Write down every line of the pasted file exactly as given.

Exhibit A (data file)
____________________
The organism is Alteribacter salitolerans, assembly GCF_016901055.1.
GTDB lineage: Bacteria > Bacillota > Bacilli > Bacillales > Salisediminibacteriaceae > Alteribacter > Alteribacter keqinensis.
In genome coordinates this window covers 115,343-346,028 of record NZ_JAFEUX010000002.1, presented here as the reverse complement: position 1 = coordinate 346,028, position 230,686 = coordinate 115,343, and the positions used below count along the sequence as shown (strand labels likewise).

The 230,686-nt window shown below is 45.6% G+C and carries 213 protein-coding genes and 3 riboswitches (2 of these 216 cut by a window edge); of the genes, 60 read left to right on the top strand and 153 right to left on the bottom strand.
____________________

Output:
The organism is Alteribacter salitolerans, assembly GCF_016901055.1.
GTDB lineage: Bacteria > Bacillota > Bacilli > Bacillales > Salisediminibacteriaceae > Alteribacter > Alteribacter keqinensis.
In genome coordinates this window covers 115,343-346,028 of record NZ_JAFEUX010000002.1, presented here as the reverse complement: position 1 = coordinate 346,028, position 230,686 = coordinate 115,343, and the positions used below count along the sequence as shown (strand labels likewise).

The 230,686-nt window shown below is 45.6% G+C and carries 213 protein-coding genes and 3 riboswitches (2 of these 216 cut by a window edge); of the genes, 60 read left to right on the top strand and 153 right to left on the bottom strand.